23 January 2014

Rustic Apple Tart - Sour Cream Pastry

Rustic Apple Tart (easier than pie!) with Sour Cream Pastry / www.delightfulrepast.com

Homemade apple pie is one of my favorite winter desserts. But sometimes it just seems like too much trouble. You know what I mean? Rolling out two crusts, peeling and slicing all those apples, making a pretty crimped edge. I just wasn't up for all that today. 

The solution? A little rustic tart. The rustic tart is quicker and easier than a double-crust pie or tart. You can make it free-form on a baking sheet, as I did for my Rustic Peach Tart, or make it in a 9-inch glass pie plate.

Rustic Apple Tart (easier than pie!) with Sour Cream Pastry (this photo, my watercolor painting of a red apple) / www.delightfulrepast.com
I love doing watercolor sketches of the "groceries" and of produce from
my own garden or that of friends and neighbors.

Just make the same amount of dough you would for any 9-inch single-crust pie, but roll it a bit larger to about 14 inches. Center it in the pie plate, not worrying about evening up the ragged edges, pour in the filling, and then bring that raggedy overhanging pastry up over the apples.

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Rustic Apple Tart (easier than pie!) with Sour Cream Pastry / www.delightfulrepast.com
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Rustic Apple Tart / Galette / Crostata

(Makes one 8.5-inch round tart, 6 servings)

Sour Cream Pastry 

1 1/4 dip-and-sweep cups (6.25 ounces) unbleached all-purpose flour
1/4 teaspoon salt
1/4 teaspoon baking powder
1 stick (4 ounces) unsalted butter
1/2 cup sour cream, plus a little more if needed 


1 1/2 pounds (about 4 medium) apples*
1/4 cup sugar

1 tablespoon unbleached all-purpose flour
1/2 teaspoon cinnamon 

Pinch salt 

*I usually use half each of two varieties; such as, Fuji and Pink Lady, Granny Smith and Golden Delicious, or Braeburn and Pippin. 

1 In medium bowl, whisk together flour, salt and baking powder. With coarse grater over bowl, shred the butter over the flour. (Don't try to shred the very last--you'll shred your fingers; just cut it up.) Stir with a large dinner fork, making sure all the shredded butter is coated with flour. Mixture should be very chunky.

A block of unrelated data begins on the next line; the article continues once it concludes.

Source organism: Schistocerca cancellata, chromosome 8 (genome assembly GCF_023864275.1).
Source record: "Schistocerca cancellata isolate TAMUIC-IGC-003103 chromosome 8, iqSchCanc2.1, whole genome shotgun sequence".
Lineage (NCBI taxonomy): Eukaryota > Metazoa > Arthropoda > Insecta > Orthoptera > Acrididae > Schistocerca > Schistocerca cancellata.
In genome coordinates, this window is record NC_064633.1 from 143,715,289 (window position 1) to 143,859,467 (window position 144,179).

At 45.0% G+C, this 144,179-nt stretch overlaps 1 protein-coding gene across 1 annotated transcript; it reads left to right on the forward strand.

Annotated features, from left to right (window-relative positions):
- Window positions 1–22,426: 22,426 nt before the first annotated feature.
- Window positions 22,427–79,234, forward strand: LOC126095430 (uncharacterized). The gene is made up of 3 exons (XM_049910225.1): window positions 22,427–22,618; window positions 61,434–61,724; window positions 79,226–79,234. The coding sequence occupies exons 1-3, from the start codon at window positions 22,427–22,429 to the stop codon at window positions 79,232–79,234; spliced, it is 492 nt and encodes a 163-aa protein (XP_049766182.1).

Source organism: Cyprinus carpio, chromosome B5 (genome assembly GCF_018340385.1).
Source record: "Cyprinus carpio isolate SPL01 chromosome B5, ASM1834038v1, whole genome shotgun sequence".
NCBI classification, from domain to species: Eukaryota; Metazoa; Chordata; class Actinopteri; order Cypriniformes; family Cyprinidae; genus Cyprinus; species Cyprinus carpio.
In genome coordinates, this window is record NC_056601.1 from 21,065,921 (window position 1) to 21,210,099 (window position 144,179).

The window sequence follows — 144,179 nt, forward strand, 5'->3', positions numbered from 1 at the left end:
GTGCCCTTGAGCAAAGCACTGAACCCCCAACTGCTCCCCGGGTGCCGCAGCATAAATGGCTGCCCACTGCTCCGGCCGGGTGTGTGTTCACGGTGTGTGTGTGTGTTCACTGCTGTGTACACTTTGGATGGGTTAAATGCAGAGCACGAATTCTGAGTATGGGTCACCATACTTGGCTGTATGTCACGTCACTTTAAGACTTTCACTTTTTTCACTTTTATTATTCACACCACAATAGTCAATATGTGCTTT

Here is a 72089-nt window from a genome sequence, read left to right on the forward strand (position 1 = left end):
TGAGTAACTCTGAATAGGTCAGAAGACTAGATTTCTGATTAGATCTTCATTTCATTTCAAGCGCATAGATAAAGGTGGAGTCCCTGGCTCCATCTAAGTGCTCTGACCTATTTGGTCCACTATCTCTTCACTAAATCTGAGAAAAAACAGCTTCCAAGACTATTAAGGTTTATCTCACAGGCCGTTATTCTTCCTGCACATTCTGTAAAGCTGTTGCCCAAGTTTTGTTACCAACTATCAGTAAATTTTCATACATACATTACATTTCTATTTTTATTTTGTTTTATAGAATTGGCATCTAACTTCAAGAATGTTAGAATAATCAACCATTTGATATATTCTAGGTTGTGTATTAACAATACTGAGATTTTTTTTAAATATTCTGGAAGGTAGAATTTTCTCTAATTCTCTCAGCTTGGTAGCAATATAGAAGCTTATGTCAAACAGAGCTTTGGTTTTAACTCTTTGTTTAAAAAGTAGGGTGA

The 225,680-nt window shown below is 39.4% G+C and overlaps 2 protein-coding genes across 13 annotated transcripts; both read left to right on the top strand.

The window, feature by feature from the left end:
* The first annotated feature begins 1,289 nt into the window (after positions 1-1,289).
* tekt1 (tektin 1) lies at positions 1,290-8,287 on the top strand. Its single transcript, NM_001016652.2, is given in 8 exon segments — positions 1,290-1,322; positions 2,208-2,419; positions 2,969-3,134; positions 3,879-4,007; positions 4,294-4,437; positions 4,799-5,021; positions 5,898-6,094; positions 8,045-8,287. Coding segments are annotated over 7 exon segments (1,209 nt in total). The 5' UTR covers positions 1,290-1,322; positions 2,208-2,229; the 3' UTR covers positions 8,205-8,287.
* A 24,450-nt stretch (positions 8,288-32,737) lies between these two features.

2 With the fork, stir in the sour cream. If you pinch some of the crumbly dough and it holds together and there isn't a lot of dry flour in the bowl, you've used enough sour cream. If not, either add a bit more or sprinkle on up to a tablespoon or so of cold milk, a teaspoon at a time.

3 Turn the crumbly dough out onto a square of plastic wrap and shape it into a 5-inch disk. Wrap tightly in the plastic wrap and chill in the refrigerator for at least 30 minutes or up to 3 days. 

4 If you've chilled the dough for just 30 minutes or so, you can roll it out without waiting. You'll need to let thoroughly chilled dough stand at room temperature for 10 to 20 minutes before rolling. Save the square of plastic wrap; you'll be using it again. (I'm very sparing in my use of plastic wrap and like to get as much use out of a piece as possible!) 

5 Preheat oven to 425 degrees. Prepare the filling just before you roll out the pastry. In tiny bowl, whisk together sugar, flour, cinnamon and salt. Peel and core the apples, and slice them into a medium bowl. I slice them like this: Peel the apples, cut them in half through the stem end. With a melon baller, remove the core from each half; with paring knife, trim away the peel from the ends. Cut each half in half lengthwise and slice thinly crosswise. You should have about 4 cups. Stir in the sugar mixture. 

6 Lightly flour a square of parchment paper on the counter. Place the disk of dough in the center and sprinkle it lightly with flour. If you like, place the reserved piece of plastic wrap on top of the dough. With floured rolling pin, roll out the disk, rolling from center to edge and rotating by quarter-turns to make a round shape, to a 14-inch circle. Don't worry about ragged edges; this is a rustic tart. 

7 Butter a 9-inch glass pie plate, using about 1/2 teaspoon of butter. Transfer dough to pie plate, paper side up; remove paper. Press dough into the pie plate without stretching, leaving the raggedy-edged overhang untrimmed.

8 Pour in the apple filling in an even layer. Bring the overhang up over the apples a little at a time, sort of "pleating" as you go. Don't try to be cute -- we're going for rustic here! Bake at 425 degrees for 20 minutes; reduce heat to 350 degrees and continue baking for 30 minutes. Can be served from the pie plate or lifted out and placed on a serving plate.

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Dina said...

a delicious classic!

Jean | DelightfulRepast.com said...

Dina, thank you! I do love the classics!

Magnolia Verandah said...

Apple pie yum yum one of my favourites. Really like this rustic look.

Jean | DelightfulRepast.com said...